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Basically, the 5% rule can be used when the equilibrium constant is really small (less than 10^-3). It allows you to assume x on the denominator is negligible. So if we had Ka=(X^2)/(.5-x) and Ka was equal to 5*10^-8, then we could pretend that the x in the denominator isn’t there. So the equation would become 5*10^-8=(x^2)/(.5).
The 5% percent rule is used to check if our "X is small" approximation is valid or not. We check to see if the X we solve for is less than 5% of the initial concentration. If it IS less than 5% then the approximation is valid.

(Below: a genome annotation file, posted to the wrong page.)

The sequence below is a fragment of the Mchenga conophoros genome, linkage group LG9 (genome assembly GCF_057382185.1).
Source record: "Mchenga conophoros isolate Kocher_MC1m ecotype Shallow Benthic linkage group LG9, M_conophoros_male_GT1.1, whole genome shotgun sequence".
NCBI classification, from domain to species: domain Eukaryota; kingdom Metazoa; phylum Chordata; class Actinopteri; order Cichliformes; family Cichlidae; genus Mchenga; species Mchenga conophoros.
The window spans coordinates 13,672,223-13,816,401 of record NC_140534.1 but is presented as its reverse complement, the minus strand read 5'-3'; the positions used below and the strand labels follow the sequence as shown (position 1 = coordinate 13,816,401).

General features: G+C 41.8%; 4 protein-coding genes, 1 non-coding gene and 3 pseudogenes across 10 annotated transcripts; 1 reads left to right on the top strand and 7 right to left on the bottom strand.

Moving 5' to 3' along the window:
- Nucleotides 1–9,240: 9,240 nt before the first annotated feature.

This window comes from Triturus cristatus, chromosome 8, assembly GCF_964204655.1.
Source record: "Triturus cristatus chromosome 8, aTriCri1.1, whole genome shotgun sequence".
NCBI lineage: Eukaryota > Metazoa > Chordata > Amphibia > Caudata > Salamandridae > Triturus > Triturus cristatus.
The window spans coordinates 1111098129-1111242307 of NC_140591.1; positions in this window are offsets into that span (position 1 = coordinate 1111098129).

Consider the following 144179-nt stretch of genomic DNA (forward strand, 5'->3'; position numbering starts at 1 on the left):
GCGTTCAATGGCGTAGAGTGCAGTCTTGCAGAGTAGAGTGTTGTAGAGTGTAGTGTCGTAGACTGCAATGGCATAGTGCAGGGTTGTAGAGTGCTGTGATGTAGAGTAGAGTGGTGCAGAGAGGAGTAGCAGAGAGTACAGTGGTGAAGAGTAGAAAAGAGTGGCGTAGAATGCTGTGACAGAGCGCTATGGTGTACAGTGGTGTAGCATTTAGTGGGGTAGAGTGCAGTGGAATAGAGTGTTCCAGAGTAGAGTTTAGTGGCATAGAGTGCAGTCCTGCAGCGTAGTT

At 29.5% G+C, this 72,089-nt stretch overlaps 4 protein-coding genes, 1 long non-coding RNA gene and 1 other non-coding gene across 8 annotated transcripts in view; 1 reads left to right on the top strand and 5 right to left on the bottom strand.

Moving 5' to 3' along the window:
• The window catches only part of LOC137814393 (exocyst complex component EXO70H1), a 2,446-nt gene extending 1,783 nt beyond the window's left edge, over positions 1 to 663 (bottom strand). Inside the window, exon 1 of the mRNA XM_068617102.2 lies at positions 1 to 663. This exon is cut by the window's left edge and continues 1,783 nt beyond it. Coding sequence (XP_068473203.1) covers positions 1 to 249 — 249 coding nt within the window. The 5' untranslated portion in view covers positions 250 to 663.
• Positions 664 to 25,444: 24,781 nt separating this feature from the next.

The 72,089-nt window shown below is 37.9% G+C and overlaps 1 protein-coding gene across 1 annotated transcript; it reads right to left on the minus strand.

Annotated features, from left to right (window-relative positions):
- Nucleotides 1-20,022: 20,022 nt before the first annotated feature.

The 5% rule applies to when you use the ICE table. After you have your K in the form of Xs, if K is less than 10^-3, then you can assume that X is so small that it will not make a difference. So for example, if you have K=X^2/(0.15 - X), then you can change it to X^2/0.15, as the X in the denominator will not alter the calculations very much. Then, you check that your approximation is valid using the 5% rule. If X that you found is less than 5% of the initial concentration, then the approximation is valid.
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